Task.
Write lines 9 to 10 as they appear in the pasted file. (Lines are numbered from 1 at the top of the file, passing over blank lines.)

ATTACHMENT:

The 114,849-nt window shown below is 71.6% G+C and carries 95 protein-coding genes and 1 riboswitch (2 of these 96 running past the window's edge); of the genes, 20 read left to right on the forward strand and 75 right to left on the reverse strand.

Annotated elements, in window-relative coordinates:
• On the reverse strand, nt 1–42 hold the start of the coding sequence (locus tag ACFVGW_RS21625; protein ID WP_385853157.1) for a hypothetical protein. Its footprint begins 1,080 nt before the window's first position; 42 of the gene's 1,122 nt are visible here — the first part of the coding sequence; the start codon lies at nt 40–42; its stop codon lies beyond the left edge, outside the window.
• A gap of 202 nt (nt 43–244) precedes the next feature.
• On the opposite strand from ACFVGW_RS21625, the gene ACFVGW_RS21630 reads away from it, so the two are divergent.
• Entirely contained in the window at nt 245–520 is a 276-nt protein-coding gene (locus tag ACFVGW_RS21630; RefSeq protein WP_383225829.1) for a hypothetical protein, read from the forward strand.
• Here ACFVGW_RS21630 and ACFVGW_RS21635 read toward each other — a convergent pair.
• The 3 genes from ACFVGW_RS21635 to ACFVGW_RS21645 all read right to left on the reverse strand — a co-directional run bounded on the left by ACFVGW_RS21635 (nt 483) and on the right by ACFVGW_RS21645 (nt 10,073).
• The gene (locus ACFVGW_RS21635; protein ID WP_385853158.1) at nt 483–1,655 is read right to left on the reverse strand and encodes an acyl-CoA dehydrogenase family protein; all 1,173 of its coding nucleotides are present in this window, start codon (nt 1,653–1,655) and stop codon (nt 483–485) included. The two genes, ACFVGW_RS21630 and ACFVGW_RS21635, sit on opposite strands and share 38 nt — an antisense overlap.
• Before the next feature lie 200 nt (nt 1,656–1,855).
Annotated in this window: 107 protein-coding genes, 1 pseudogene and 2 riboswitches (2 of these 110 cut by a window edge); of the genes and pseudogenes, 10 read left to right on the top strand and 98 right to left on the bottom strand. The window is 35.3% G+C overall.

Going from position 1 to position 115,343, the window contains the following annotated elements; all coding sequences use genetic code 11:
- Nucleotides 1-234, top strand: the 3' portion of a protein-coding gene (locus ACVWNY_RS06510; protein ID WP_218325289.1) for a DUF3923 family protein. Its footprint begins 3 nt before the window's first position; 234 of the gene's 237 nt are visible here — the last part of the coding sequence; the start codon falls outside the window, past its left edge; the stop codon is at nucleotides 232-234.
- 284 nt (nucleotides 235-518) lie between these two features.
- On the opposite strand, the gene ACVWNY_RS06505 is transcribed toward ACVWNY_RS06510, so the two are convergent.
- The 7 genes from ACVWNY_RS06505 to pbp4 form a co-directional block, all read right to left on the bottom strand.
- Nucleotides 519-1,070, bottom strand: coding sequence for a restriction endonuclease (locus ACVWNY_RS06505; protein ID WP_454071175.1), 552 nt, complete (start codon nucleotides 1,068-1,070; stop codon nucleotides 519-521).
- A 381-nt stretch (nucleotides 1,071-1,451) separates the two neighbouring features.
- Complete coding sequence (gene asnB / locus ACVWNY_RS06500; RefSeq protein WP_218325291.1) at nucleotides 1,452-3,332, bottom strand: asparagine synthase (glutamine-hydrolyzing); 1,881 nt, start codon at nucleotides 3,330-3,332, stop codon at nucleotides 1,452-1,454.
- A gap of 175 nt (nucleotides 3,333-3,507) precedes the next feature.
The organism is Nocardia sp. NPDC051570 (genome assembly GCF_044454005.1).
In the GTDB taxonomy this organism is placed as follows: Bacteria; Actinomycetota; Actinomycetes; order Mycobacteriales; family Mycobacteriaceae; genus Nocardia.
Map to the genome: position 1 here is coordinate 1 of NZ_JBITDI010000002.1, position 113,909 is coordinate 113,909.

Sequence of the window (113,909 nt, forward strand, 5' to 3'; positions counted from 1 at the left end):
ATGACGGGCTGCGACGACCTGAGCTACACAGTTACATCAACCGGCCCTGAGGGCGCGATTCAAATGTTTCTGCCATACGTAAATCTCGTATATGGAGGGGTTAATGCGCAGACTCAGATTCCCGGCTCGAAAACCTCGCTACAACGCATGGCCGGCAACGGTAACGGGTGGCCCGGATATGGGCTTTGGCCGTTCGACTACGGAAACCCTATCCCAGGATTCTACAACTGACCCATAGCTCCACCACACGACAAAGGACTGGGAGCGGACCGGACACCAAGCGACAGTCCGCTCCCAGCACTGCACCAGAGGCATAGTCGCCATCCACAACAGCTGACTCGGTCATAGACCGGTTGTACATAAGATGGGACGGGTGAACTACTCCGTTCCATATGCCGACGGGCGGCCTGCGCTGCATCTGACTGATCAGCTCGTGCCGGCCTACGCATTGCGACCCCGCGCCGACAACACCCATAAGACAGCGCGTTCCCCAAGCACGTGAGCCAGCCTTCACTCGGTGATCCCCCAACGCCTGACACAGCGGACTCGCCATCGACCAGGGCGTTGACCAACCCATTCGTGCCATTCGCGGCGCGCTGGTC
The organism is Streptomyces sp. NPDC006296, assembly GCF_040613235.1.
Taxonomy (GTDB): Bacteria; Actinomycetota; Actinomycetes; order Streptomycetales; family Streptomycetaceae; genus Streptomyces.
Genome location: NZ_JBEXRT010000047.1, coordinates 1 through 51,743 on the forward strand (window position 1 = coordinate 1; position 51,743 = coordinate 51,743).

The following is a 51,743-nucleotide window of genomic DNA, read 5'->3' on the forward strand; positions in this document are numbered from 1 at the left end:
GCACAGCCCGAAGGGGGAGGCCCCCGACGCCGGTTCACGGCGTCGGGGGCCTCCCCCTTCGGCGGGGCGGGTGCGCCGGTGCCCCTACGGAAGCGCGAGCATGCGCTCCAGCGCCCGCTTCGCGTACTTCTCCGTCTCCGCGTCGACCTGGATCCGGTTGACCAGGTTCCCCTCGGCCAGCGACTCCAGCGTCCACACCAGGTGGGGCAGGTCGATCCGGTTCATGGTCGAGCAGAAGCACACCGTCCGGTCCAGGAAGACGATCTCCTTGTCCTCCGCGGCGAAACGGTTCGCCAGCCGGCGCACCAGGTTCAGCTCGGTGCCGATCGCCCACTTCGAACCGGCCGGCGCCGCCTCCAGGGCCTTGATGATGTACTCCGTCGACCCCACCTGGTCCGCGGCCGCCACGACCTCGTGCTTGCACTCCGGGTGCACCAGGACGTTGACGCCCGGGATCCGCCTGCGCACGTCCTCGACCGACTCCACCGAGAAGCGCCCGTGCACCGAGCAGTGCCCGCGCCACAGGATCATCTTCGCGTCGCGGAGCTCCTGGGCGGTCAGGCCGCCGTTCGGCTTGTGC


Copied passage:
• The gene (locus ACFVGW_RS21635; protein ID WP_385853158.1) at nt 483–1,655 is read right to left on the reverse strand and encodes an acyl-CoA dehydrogenase family protein; all 1,173 of its coding nucleotides are present in this window, start codon (nt 1,653–1,655) and stop codon (nt 483–485) included. The two genes, ACFVGW_RS21630 and ACFVGW_RS21635, sit on opposite strands and share 38 nt — an antisense overlap.
• Before the next feature lie 200 nt (nt 1,656–1,855).